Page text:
2 September 2021
Tower and Quintessent partner to create foundry silicon photonics platform with integrated quantum dot laser
Specialty analog foundry Tower Semiconductor Ltd (which has fabrication plants in Migdal Haemek, Israel, and at its US subsidiaries in Newport Beach, CA and San Antonio, TX, and at TowerJazz Japan Ltd) and Quintessent of Santa Barbara, CA, USA, which specializes in laser integration with silicon photonic integrated circuits (PICs), are collaborating to create what they reckon will be the first silicon photonics (SiPho) process with integrated quantum dot lasers, addressing optical connectivity in artificial intelligence/machine learning (AI/ML) and disaggregated computing (data center) markets. According to market research firm Yole, the silicon photonics transceivers market for data centers is expected to rise rapidly at a compound annual growth rate (CAGR) of 40% to $3.5bn in 2025.
The new foundry process will build on Tower’s PH18 production silicon photonics platform and add Quintessent’s III-V quantum-dot-based lasers and optical amplifiers to enable a complete suite of active and passive silicon photonic elements. The resulting capability will be an industry first in demonstrating integrated optical gain in a standard foundry silicon photonics process, it is expected. The initial process development kit (PDK) should be available this year, with multi-project wafer runs (MPWs) following in 2022.
“I’m very excited by the prospects for a new class of high-performance lasers and photonic integrated circuits on silicon, leveraging the unique advantages of quantum dot materials,” says Dr John Bowers, UCSB professor and Quintessent co-founder.
The co-integration of lasers and amplifiers with silicon photonics at the circuit element level should improve overall power efficiency, eliminate traditional design constraints such as on-chip loss budgets, simplify packaging, and make possible new product architectures and functionalities. For example, a silicon photonic transceiver or sensor product with integrated lasers will be capable of complete self-test at the chip or wafer level. These advantages are further enhanced by employing semiconductor quantum dots as the active optical gain media, which enables devices with greater reliability, lower noise, and the ability to operate efficiently at higher temperatures.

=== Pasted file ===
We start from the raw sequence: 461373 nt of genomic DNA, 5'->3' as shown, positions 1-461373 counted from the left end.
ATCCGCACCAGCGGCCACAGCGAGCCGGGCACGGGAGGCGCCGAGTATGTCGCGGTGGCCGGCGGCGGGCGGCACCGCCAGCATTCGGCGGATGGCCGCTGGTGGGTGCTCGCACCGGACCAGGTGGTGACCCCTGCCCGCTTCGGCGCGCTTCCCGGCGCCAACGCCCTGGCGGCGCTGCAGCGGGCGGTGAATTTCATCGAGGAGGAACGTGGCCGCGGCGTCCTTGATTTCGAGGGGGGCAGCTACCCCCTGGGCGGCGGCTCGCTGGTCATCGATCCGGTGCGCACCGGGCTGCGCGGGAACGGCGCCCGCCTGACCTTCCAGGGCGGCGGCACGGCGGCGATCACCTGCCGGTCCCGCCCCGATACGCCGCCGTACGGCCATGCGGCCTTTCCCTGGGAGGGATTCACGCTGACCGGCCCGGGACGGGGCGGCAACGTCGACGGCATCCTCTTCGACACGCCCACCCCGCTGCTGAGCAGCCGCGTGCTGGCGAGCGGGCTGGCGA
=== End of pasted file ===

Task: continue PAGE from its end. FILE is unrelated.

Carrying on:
“Bringing the III-V laser diode within our silicon photonics platform will enable single-chip photonic integrated circuit design,” says Tower executive director & fellow Dr David Howard. “This means that both III-V quantum dot amplifiers and lasers, and Tower’s silicon photonics passive and active elements, will be delivered by a foundry through a single MPW chip run,” he adds.
“We are pleased to combine our quantum dot gain functionality with Tower’s proven silicon photonics process to enable a disruptive new capability,” says Dr Alan Liu, co-founder & CEO of Quintessent. “This platform has great potential to solve the connectivity bottleneck limiting AI training systems and disaggregated computing, among other applications.”
The augmented PH18 process is part of DARPA’s ‘Lasers for Universal Microscale Optical Systems’ (LUMOS) program, which aims to bring high-performance lasers to advanced photonics platforms, addressing commercial and defense applications.